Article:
Molly Bolt is one of the most genuine, funny and delightful heroines in all of literature for me. She's spirited and sassy and I would be pleased to have her as a friend. She has then, been added to the official roster of most favorite characters of mine. If I could snap my fingers and make her appear or if I could sit next to her at a dinner party I would do so in a heart-beat. The Molly Bolt I speak of is Rita Mae Brown's creation in her, what surely must have reached iconic status by now (or at least the label modern classic), novel Rubyfruit Jungle. The book was published in 1973 and I wonder what the reading public must have made of it back then.
In Brown's introduction she tells the reader that if her book helped make us feel we are not alone--good, and if she made us laugh, even better. My story may not be exactly like Molly's, but her wish for a happy and fulfilling life doing the things she loves certainly makes me feel like my own searching is not so unlike others'. And darn if I didn't laugh out loud reading this book. Sometimes so much so, that I had to look around and see if people were giving me odd stares. It's not often that a story brings the sort of tears to my eyes that come hand in hand with a smile.
I think what I admire so much about Molly Bolt is that she is utterly true to herself and unapologetically so. That is something we should all strive for. She was true to herself in a time when it was not much accepted to march to the beat of your own drummer. In an ignominious moment of argument with her mother, she discovers she is not in fact her blood daughter but a bastard and anytime someone calls someone else a bastard it means the person was bad. Orphaned and a hoyden on top of it all. She runs with the boys and can outwit them and outargue them. This is Molly's response when a classmate tells her she can't be a doctor:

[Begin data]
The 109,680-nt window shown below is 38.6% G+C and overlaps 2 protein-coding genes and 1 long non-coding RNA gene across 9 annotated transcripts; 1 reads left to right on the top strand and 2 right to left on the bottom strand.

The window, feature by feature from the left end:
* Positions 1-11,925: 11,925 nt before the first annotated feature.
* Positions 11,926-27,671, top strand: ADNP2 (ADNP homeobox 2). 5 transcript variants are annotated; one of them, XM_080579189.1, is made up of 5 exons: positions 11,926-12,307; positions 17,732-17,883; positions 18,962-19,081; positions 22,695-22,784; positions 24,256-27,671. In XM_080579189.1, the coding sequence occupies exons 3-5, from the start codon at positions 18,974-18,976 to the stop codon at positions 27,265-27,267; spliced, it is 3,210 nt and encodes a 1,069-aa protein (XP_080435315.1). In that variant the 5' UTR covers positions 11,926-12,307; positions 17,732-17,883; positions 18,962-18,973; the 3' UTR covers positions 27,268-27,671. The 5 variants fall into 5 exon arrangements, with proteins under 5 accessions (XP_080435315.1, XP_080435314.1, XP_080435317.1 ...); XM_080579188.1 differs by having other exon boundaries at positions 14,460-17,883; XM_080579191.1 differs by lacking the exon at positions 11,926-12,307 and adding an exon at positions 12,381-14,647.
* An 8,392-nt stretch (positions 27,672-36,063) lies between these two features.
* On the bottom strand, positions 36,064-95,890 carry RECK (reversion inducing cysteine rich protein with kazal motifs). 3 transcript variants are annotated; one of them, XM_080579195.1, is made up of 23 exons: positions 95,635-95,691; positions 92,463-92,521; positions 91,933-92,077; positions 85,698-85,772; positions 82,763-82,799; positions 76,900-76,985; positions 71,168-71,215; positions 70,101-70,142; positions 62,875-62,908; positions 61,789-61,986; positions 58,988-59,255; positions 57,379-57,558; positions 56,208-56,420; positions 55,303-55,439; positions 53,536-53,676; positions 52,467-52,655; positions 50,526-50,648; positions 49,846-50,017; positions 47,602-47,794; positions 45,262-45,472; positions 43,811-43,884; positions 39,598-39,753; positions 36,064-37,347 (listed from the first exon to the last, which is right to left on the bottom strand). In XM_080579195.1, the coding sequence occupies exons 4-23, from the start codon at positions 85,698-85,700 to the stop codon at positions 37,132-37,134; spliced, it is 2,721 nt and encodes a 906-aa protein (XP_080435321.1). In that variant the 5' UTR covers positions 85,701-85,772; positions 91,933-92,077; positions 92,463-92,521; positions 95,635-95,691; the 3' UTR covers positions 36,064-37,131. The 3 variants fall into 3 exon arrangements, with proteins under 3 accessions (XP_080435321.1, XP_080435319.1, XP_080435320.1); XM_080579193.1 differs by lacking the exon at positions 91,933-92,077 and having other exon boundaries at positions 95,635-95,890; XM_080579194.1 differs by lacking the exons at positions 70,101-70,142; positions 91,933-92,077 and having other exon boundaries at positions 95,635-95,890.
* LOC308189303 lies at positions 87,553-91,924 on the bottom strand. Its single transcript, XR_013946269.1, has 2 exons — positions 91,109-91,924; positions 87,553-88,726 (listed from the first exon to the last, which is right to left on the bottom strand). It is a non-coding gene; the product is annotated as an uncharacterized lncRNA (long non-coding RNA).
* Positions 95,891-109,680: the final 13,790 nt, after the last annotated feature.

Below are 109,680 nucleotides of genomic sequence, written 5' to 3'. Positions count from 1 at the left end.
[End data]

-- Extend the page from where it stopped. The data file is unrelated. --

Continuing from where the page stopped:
"I got to be the doctor because I'm the smart one and being a girl don't matter."
"You'll see. You think you can do what boys do but you're going to be a nurse, no two ways about it. It doesn't matter about brains, brains don't count. What counts is whether you're a boy or a girl."
And in 1950s America that was probably true, but Molly doesn't buy into it. Her dreams and her lifestyle are not at all "conventional", but she never tries to be someone she is not. That surely must even now give readers pause and comfort. As a matter of fact despite seeming so unconventional she is actually quite normal, however paradoxical that sounds. She has no hang ups about what she wants or who she wants. Her cousin Leroy, with whom she has a close relationship growing up tells her he doesn't care how she wants to be (like riding just the sort of motorcycle he most wants), but then he gets confused--"how do I know how to act if you act the same way?" And she tells him, "what Goddamn difference does it make to you what I do? You do what you want and I do what I want."
For a young girl, raised by a stepmother who wishes she would act properly and a stepfather who loves her unconditionally, in a closed-minded and dirt-poor environment, Molly turns out to be well-grounded. It's not how she sees the world but how the world treats her. She shows a strength and resilience that can be hard to come by for many of us.
"I had no mother, no father, no roots, no biological similarities called sisters and brothers. And for a future I didn't want a split-level home with a station wagon, pastel refrigerator, and a houseful of blonde children evenly spaced through the years. I didn't want to walk into the pages of McCall's magazine and become the model housewife. I didn't even want a husband or any man for that matter. I wanted to go my own way. That's all I think I ever wanted, to go my own way and maybe find some love here and there. Love, but not the now and forever kind with chains around your vagina and a short circuit in your brain. I'd rather be alone."
I wonder if not having those close family ties was less a hindrance for Molly and perhaps more a help since she had no context to worry about, no added pressure to be one of a group. She could invent or reinvent herself in a way most pleasing. This is a book that should be widely read, maybe everyone should read it. It's a reminder that what matters is what's inside--intentions and truth. And that not everyone's story is the same and that is okay. Life is never neat and tidy and people don't fit into easy categories. By the end of the story Molly has only made a small step into her future life, confronted almost immediately by obstacles due to her sex. As characters go, she certainly holds up well over time and I only hope that forty years on her wished for ending and the struggle to achieve her dreams has been overcome and reached. Something tells me that even if she hadn't by the end of the story she would always be hopeful.
"Leroy bet me I couldn't find a pot of gold at the end, and I told him that was a stupid bet because the rainbow was enough."